We are just in the first full week of December and quite incredibly the first Covid vaccines have already been administered. The significance and the enormity of having a vaccine available is hard to express but the joy and uplift it has given us all is palpable and huge congratulations to all concerned are well and truly deserved. A truly remarkable achievement.  Here in Middlesbrough, a patient at James Cook University Hospital was the first to receive the vaccine early this morning. It is certainly a momentous day in the fight against this pandemic.

We have Christmas just around the corner but the mood is still very mixed. There is undoubtedly continued and justified anxiety. There’s also frustration along with a yearning to get back to normal. But the question is how we resolve those competing concerns and desires.

My starting and end point is the data. In Middlesbrough we’re hovering around the 170 per 100,000 of population mark. We’re in Tier 3 and our economy is massively restricted and I sense many people are understandably getting more and more desperate to get their businesses back up and running and workers are equally desperate to see their incomes restored. So many people have suffered so much, and that suffering continues. So it’s pretty hard to reconcile the restrictions they are all having to put up with when they cast their eyes to London and see London Boroughs with similar, and in many cases higher rates of infection in their communities, in Tier 2 and without the restrictions that we in Middlesbrough are subjected to.

There is a glaring inconsistency, and many people say with some considerable justification that this is grossly unfair and demonstrates a lack of even-handedness on the part of the government. I’ve got to say that on the evidence, they have a point.

So, what should happen in Middlesbrough? There are two major considerations here: Public Health and our economy. They are inextricably linked but we have to think about what is the most important.

Despite today’s wonderful news, the vaccines are still some way off being rolled out across our communities. Yes, our elderly and frontline workers will be prioritised and quite rightly so, but it’s going to be many weeks and months before the vaccinations are universally deployed.

So, we have to put one side our joy about the vaccine in terms of the days immediately ahead of us especially leading up to Christmas. We have to deal with the here and now.

Obviously like many others, I will be watching the data as we run up to the review of our status around the 15th/16th December. What really worries me is the massive pressure that’s building to lift the lid at the precise time when there is pent up desire to break free and enjoy the Christmas spirit.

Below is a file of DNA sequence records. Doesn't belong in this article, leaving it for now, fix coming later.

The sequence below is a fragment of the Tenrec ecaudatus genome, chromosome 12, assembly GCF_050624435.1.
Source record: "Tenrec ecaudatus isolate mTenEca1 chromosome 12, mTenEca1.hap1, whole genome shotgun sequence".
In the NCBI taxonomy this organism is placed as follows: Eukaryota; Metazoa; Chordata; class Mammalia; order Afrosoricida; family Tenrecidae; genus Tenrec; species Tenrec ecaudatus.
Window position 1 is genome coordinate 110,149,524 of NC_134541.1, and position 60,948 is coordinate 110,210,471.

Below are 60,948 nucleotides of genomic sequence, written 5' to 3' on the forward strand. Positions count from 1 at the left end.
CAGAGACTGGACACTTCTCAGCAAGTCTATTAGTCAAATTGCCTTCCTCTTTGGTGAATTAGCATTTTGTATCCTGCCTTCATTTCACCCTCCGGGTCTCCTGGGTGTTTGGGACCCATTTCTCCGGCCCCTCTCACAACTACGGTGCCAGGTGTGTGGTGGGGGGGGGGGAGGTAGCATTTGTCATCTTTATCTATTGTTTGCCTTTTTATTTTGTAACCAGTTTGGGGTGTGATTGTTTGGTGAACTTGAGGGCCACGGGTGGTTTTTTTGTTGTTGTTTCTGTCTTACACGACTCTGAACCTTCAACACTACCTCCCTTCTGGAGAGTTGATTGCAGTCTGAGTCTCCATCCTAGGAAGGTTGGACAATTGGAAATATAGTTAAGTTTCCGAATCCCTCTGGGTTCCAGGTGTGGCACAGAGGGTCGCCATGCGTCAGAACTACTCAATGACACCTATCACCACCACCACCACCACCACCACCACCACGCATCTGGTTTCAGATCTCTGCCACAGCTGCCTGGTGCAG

The very serious concern I have is that people will inevitably mix  with one another and even doing the best they can around “hands, face and space”, the inevitable consequence will be a spread of the virus and I fear another spike in cases again in January. This is exactly what happened when the announcement of the national lockdown we’ve just come out of, was leaked. The data shows that mobility increased rapidly ahead of the then looming lockdown and cases spiked after the lockdown started. The danger is that pre-Christmas relaxations will produce exactly the same result.

We’re told that this is no magic formula for deciding which Tier we go into. There are of course criteria to be applied but ultimately, it’s a subjective judgment. But uppermost in that assessment has to be the headline rate of infection, as well as assessing the picture in terms of hospital admissions, ICU bed capacity and so on.

So, if we look to the judgement to be made on 15th/16th of this month, hopefully we will see a yet further reduction in the rate, but I fear it may not be that dramatic a fall if indeed there is any fall at all in the rate. If that turns out to be the case, I cannot see that it would be in our interests to lift the current restrictions painful as that will undoubtedly be.

It’s worth reflecting that the rate on 11th March was 11.3; on 3rd July 6.4; on 8th October 300; on 30th Nov 499.4 and in recent days we’ve been around 169-173. A big reduction from almost 500 but way above where we were in March and July.

I fully recognise that for the majority of businesses these weeks running up to Christmas are the most important for them in trading terms and for some it may determine whether they go bust or not- and that reveals the total inadequacy of the support they’ve received- but I ask the question; will a relaxation be worth it if it causes the case numbers to spike and caused yet more people to die.

I am agonising over what would be right for us all here in Middlesbrough, but in the final analysis I can only conclude that the public’s health must take precedence over all other considerations. If we don’t look after public health right now at this critical stage, I can only conclude that, not only will cases increase with yet further deaths, even more damage will be caused to our economy which will take even longer to recover as a result.

This is going to a very difficult period for us but it falls to each and every one of us in Middlesbrough, and across the country, to take all sensible precautions, to restrict our contacts within the guidance and as much as  possible in any event, and continue to make those sacrifices safe in the knowledge that the pain now will be worth the gain in 2021. There is indeed light at the end of the tunnel but let’s not make that tunnel any longer than it needs to be.

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